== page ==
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The De-Influencing Trend Is Just Capitalism Under A Squeaky Clean Lens

In a video with over 268,000 views and counting, a TikTok creator says, "I am here to de-influence you," going on to rattle off a series of viral products that consumers shouldn't buy.
De-influencing, or the act of convincing people not to buy something in an apparent attempt at combatting consumerism, shot to fame on TikTok last week. Since going viral on TikTok, the term has already amassed 59.2 million views, resulting in countless similar videos.
Creators have flooded the platform with videos of them 'de-influencing', sharing products they have either bought or been gifted, in the hopes of persuading their audience not to buy them. As a stark contrast to the usual consumerism-fuelled influencer culture, the trend has been praised for challenging materialism and encouraging people to think before they splash their cash on viral products, mostly in the beauty, fashion and lifestyle worlds.
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It's of little surprise that the term resonates with so many people. At some point, we've all bought into hyped products, only for them to languish at the bottom of our beauty drawers, never to be touched again. Many creators have praised the deinfluencing trend for promoting conversations about over-consumption, and often, rather optimistically, for transforming us into mindful consumers.
"I don't know about y'all, but I am loving this de-influencing trend," one creator says, before rattling off why she didn't like a particular concealer (which she claims gave her cystic acne), pimple patches ("there are so many better options"), and a contour stick, which is apparently, hit or miss.
At first glance, it all makes sense. After all, what could possibly be wrong with telling people where they should save their cash? De-influencing seems to be the antithesis of traditional influencer culture, which in some cases look like thinly veiled sponsored content. And for the most part, TikTok agrees. It's extremely difficult to find any criticism of the term, with commenters praising influencers for their authenticity. "Ugh, this trend influences me even more," one commenter writes.

It's not about mindful consumption. It's not about sustainability. It's simply influencing rebranded for the recession era.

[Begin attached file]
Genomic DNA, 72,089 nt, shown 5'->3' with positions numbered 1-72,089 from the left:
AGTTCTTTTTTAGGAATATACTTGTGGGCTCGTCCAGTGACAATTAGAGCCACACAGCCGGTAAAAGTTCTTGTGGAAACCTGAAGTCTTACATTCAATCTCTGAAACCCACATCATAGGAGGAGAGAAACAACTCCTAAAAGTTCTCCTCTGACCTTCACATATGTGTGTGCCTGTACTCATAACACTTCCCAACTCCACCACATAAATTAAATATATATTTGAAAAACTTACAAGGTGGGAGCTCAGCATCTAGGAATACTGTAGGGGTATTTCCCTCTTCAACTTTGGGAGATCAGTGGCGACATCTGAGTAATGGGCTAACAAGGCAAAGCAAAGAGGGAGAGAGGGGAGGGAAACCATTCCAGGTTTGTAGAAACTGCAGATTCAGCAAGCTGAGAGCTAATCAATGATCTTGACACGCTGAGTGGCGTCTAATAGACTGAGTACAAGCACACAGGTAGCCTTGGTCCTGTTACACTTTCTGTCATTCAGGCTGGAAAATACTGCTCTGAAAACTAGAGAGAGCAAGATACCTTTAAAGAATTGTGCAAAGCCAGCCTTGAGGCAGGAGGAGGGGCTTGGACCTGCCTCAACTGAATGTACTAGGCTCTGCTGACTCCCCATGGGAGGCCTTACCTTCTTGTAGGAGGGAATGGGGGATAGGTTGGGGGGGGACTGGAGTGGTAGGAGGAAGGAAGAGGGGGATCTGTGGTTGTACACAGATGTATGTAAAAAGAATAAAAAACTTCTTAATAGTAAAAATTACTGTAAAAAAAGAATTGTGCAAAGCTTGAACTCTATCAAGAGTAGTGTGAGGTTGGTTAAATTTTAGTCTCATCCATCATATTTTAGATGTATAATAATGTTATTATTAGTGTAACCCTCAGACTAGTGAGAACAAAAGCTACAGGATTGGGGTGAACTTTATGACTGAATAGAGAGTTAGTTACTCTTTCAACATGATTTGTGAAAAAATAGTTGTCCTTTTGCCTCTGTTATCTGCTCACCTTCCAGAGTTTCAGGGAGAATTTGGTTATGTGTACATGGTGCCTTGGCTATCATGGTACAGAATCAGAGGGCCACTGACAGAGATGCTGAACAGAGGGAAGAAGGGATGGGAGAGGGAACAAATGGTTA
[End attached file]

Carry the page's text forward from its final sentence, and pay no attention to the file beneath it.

Over ten-plus years of engaging with influencer content, we've learnt to be savvier with noticing when they're trying to sell us something, but this is the first time we've been told not to buy something. So, why are so many influencers suddenly separating themselves from the job that pays their bills?
After years of being told to "Buy this eyeshadow" or "Wear this shapewear", we're emerging into a new world, where more people are beginning to re-evaluate who they trust online. The lines between authentic recommendation and marketing are increasingly blurred, as well as the fact that we're likely on the precipice of a looming global recession. Consumers are paying more attention to where they're spending their money, what's stocked in their cabinets, and who is telling them to buy what. Many are no longer interested in seeing how affluent and immaculately groomed women are living.
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For a long time, influencing has needed to evolve. And in my opinion, it already has.
While it might seem like de-influencing is addressing a problematic history of overconsumption and materialism, there might be something else beneath the surface. It's not about mindful consumption. It's not about sustainability. It's simply influencing rebranded for the recession era.
Here's my take: in an attempt to tackle a growing trust issue amongst consumers, influencer culture has begun to monetise something new: toxic authenticity. In an act of self-preservation, many creators have been forced to differentiate themselves from other influencers — in this case, those who convince their audiences to buy expensive hair tools and pastel water bottles. They use their relatability to present themselves as allies, by showing that they don't want their audience to waste a buck or make the same mistakes they've made in the past. But their attempts to relate to us and convince us that they too are victims of consumerism don't feel authentic to me. Many of their pockets have been lined by the purchases they told us to make, which now sit at the bottom of our drawers (if I'm honest, my drawers). And for all we know, their act of anti-selling may just be lining their pockets even further.
In a follow-up video, the same creator exposes a key flaw in the de-influencing trend. "I just made a de-influencing video, so now I'm going to influence you on what you should replace it with," she said. She doesn't just want to tell us what products are shit — she wants to tell us what we should be buying instead.
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Can you even call it de-influencing if you're just encouraging people to buy different products? It's my belief that this anti-haul cultural trend is just more capitalism. Because after all, influencers still need to make money — and this is just a recession-proofed way of tailoring it to a more money-conscious audience.
Let me be clear — the problem is not in women creating successful and lucrative careers as influencers. The problem lies in some influencers attempting to diminish their roles as purveyors of consumer culture. 'TikTok Made Me Buy It', fast fashion clothing hauls, #ad, viral products, dupes and now, de-influencing — our obsession with things isn't just a quick fix that can be undone with a lazy, contradictory de-influencing trend.
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